Above - 1876 Joseph Whitham & Son advert (image Graces Guide)
In 1859 the firm demonstrated a road steam carriage built to a design by Joseph Barrans of Peckham. This design was patentend by Barrans on the 13th January 1859, patent number 120 titled ‘Traction and Portable Steam Engines’
STEAM CARRIAGE FOR COMMON ROADS – Last week a visit was paid by members of the Society of Mechanical Engineers to the works of Messrs-Whitham, Kirkstall Road, Leeds, where was exhibited a steam carriage intended to run on common roads. On Thursday, this carriage was started on the lower road and ran to Kirkstall, where it mounted the steep hill leading to the upper road and returned by Burley to the works whence it set out. The journey was repeated in the afternoon, with equal success, and we may add, with not less noise.
An article copied from an English journal which appeared in a contemporary San Francisco newspaper extolled the virtues of a steam-powered vehicle made by Barrans in Great Britain and claimed it was able to move its cargo of 35 tons at a speed of 5mph ‘on any kind of road including deep sand’. It may have been this claim in the newspaper that convinced the American copper mine owners Hooper, Hinton and Holstead to approach Messrs RL Ogden and Wilson of San Francisco and give them orders to obtain such a vehicle from Britain with a view to transporting their ore to a smelter in San Francisco .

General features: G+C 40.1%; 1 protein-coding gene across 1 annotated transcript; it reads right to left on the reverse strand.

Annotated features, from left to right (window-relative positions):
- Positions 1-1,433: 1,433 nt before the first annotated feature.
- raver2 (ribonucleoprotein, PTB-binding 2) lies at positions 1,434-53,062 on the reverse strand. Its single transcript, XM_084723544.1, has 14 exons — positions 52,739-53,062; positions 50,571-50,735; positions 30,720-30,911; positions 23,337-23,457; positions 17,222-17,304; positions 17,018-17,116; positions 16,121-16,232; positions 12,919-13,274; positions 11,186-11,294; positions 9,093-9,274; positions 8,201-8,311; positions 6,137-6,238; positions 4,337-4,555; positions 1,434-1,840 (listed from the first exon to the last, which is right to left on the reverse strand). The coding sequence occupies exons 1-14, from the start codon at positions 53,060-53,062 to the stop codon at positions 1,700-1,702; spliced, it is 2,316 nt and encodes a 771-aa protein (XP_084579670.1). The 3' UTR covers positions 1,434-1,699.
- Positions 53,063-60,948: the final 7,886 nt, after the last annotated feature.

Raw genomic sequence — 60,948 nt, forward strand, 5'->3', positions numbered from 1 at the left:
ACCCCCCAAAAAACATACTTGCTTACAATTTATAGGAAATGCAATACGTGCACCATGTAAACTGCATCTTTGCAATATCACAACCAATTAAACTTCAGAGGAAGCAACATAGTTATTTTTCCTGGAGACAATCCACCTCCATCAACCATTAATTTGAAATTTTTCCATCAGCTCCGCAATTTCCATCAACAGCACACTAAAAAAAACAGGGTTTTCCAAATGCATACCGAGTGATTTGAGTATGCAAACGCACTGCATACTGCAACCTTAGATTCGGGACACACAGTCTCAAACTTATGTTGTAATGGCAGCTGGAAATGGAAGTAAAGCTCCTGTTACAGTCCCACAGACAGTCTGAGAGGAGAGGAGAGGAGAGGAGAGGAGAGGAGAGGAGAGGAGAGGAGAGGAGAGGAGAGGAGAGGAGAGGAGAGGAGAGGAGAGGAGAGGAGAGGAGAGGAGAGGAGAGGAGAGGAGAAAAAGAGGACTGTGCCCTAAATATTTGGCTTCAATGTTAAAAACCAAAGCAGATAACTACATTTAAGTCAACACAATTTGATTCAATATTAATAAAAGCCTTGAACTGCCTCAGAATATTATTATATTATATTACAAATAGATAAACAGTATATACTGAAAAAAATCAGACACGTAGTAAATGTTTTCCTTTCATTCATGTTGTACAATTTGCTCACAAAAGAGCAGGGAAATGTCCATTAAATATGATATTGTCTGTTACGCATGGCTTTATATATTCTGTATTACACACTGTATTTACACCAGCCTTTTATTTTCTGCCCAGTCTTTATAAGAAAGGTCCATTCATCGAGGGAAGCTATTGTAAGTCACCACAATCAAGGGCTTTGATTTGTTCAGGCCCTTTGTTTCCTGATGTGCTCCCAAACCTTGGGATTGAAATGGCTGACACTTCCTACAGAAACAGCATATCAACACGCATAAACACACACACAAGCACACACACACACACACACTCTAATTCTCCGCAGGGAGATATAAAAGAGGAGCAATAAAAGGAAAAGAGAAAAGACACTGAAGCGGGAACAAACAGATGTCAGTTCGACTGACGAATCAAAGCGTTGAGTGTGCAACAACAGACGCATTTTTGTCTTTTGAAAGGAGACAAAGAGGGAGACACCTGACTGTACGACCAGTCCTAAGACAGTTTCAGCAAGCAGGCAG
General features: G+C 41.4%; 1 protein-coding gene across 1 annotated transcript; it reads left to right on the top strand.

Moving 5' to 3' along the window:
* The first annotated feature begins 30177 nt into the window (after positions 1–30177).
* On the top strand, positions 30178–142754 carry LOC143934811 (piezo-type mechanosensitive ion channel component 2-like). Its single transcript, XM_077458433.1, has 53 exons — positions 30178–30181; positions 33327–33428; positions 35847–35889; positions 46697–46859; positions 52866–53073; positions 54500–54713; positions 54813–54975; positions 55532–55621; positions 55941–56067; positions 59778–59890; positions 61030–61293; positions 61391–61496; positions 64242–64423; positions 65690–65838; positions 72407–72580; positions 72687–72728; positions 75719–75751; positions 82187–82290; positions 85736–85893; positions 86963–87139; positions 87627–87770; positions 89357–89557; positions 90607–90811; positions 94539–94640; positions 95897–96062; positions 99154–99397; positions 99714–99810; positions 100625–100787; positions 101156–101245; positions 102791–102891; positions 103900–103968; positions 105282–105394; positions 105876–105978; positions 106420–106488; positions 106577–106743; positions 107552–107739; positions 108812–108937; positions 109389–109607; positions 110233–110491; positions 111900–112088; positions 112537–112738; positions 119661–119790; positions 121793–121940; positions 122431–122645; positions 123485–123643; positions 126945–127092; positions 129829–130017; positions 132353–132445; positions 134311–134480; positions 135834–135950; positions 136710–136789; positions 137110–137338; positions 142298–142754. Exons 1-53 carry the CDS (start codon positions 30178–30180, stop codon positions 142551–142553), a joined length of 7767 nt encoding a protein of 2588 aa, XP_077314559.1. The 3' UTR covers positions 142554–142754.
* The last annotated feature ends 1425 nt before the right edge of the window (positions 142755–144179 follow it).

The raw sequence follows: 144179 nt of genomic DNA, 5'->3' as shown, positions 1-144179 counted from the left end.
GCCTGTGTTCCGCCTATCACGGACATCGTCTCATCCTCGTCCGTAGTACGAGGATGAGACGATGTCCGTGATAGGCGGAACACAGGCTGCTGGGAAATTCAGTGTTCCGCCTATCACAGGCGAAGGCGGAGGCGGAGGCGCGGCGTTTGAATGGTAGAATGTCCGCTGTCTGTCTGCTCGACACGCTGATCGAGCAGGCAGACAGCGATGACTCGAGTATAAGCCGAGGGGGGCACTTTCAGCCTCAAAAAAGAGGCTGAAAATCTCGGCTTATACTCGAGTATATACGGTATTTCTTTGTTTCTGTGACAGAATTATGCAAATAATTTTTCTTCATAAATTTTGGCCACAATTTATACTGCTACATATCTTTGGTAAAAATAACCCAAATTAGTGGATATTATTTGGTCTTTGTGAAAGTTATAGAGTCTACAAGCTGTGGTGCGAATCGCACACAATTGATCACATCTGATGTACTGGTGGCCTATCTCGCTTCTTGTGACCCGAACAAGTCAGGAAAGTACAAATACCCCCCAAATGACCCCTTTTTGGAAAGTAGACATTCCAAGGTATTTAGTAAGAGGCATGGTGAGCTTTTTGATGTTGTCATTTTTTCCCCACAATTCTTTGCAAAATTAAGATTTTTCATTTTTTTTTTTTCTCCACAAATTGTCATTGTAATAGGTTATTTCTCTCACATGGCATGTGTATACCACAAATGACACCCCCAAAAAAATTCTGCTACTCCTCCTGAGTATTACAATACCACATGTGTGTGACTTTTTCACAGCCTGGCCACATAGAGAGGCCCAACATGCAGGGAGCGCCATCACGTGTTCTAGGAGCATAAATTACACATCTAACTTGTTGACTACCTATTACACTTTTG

‘Mr Wilson of this partnership had visited England and whilst in Leeds, had seen a Barrans design of engine and he had been very impressed by it. Mr Wilson had ordered a machine at once and it was ‘immediately’ built for him by Joseph Whitham & Son, Perseverance Iron Works, Kirkstall Road, Leeds’.
Mr Wilson is said to have remained in England long enough to be content that the machine would be satisfactory for its intended purpose and when finished, it was shipped to New York. From there it was sent on around Cape Horn to San Francisco, becoming the first imported steam engine to arrive on America’s west coast.